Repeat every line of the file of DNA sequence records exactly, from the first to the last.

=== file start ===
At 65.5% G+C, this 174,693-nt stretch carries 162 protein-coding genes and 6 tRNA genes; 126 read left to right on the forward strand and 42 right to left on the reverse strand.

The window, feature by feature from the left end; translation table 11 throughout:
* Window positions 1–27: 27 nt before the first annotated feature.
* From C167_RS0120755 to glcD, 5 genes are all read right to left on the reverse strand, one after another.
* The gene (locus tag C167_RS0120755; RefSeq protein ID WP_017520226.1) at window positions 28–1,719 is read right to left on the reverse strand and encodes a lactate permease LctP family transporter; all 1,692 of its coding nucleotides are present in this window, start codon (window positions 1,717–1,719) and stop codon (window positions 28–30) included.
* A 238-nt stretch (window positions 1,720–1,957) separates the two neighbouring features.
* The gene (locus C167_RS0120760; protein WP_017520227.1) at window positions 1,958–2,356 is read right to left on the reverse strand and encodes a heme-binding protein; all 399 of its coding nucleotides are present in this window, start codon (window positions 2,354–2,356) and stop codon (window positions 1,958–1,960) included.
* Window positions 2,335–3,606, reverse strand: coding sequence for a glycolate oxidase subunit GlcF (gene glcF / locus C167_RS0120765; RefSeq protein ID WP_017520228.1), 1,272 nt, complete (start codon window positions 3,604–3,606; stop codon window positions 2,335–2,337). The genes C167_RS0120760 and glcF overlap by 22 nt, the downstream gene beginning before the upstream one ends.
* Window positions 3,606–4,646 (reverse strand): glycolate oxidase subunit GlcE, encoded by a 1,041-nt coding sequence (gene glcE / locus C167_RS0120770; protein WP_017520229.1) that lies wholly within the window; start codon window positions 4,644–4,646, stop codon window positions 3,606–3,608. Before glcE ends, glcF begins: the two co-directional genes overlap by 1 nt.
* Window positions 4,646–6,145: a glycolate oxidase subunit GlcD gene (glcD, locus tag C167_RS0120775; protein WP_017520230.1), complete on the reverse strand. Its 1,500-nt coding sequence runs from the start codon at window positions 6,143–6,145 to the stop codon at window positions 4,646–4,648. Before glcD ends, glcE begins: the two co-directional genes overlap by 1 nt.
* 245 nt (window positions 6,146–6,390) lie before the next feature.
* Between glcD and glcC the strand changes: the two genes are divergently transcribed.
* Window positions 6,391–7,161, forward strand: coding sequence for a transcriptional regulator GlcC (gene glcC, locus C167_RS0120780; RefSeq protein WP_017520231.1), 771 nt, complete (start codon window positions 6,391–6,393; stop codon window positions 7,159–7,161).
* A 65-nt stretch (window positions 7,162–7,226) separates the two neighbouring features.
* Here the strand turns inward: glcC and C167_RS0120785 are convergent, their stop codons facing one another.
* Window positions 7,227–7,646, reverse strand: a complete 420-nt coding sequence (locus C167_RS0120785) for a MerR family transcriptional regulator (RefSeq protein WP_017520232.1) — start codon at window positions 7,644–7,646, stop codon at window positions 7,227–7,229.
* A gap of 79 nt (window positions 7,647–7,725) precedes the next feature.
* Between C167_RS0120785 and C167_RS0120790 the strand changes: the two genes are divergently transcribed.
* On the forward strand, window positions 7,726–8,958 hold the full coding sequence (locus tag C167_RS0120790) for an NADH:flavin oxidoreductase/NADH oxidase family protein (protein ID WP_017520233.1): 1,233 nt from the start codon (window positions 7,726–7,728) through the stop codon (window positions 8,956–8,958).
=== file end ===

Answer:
At 65.5% G+C, this 174,693-nt stretch carries 162 protein-coding genes and 6 tRNA genes; 126 read left to right on the forward strand and 42 right to left on the reverse strand.

The window, feature by feature from the left end; translation table 11 throughout:
* Window positions 1–27: 27 nt before the first annotated feature.
* From C167_RS0120755 to glcD, 5 genes are all read right to left on the reverse strand, one after another.
* The gene (locus tag C167_RS0120755; RefSeq protein ID WP_017520226.1) at window positions 28–1,719 is read right to left on the reverse strand and encodes a lactate permease LctP family transporter; all 1,692 of its coding nucleotides are present in this window, start codon (window positions 1,717–1,719) and stop codon (window positions 28–30) included.
* A 238-nt stretch (window positions 1,720–1,957) separates the two neighbouring features.
* The gene (locus C167_RS0120760; protein WP_017520227.1) at window positions 1,958–2,356 is read right to left on the reverse strand and encodes a heme-binding protein; all 399 of its coding nucleotides are present in this window, start codon (window positions 2,354–2,356) and stop codon (window positions 1,958–1,960) included.
* Window positions 2,335–3,606, reverse strand: coding sequence for a glycolate oxidase subunit GlcF (gene glcF / locus C167_RS0120765; RefSeq protein ID WP_017520228.1), 1,272 nt, complete (start codon window positions 3,604–3,606; stop codon window positions 2,335–2,337). The genes C167_RS0120760 and glcF overlap by 22 nt, the downstream gene beginning before the upstream one ends.
* Window positions 3,606–4,646 (reverse strand): glycolate oxidase subunit GlcE, encoded by a 1,041-nt coding sequence (gene glcE / locus C167_RS0120770; protein WP_017520229.1) that lies wholly within the window; start codon window positions 4,644–4,646, stop codon window positions 3,606–3,608. Before glcE ends, glcF begins: the two co-directional genes overlap by 1 nt.
* Window positions 4,646–6,145: a glycolate oxidase subunit GlcD gene (glcD, locus tag C167_RS0120775; protein WP_017520230.1), complete on the reverse strand. Its 1,500-nt coding sequence runs from the start codon at window positions 6,143–6,145 to the stop codon at window positions 4,646–4,648. Before glcD ends, glcE begins: the two co-directional genes overlap by 1 nt.
* 245 nt (window positions 6,146–6,390) lie before the next feature.
* Between glcD and glcC the strand changes: the two genes are divergently transcribed.
* Window positions 6,391–7,161, forward strand: coding sequence for a transcriptional regulator GlcC (gene glcC, locus C167_RS0120780; RefSeq protein WP_017520231.1), 771 nt, complete (start codon window positions 6,391–6,393; stop codon window positions 7,159–7,161).
* A 65-nt stretch (window positions 7,162–7,226) separates the two neighbouring features.
* Here the strand turns inward: glcC and C167_RS0120785 are convergent, their stop codons facing one another.
* Window positions 7,227–7,646, reverse strand: a complete 420-nt coding sequence (locus C167_RS0120785) for a MerR family transcriptional regulator (RefSeq protein WP_017520232.1) — start codon at window positions 7,644–7,646, stop codon at window positions 7,227–7,229.
* A gap of 79 nt (window positions 7,647–7,725) precedes the next feature.
* Between C167_RS0120785 and C167_RS0120790 the strand changes: the two genes are divergently transcribed.
* On the forward strand, window positions 7,726–8,958 hold the full coding sequence (locus tag C167_RS0120790) for an NADH:flavin oxidoreductase/NADH oxidase family protein (protein ID WP_017520233.1): 1,233 nt from the start codon (window positions 7,726–7,728) through the stop codon (window positions 8,956–8,958).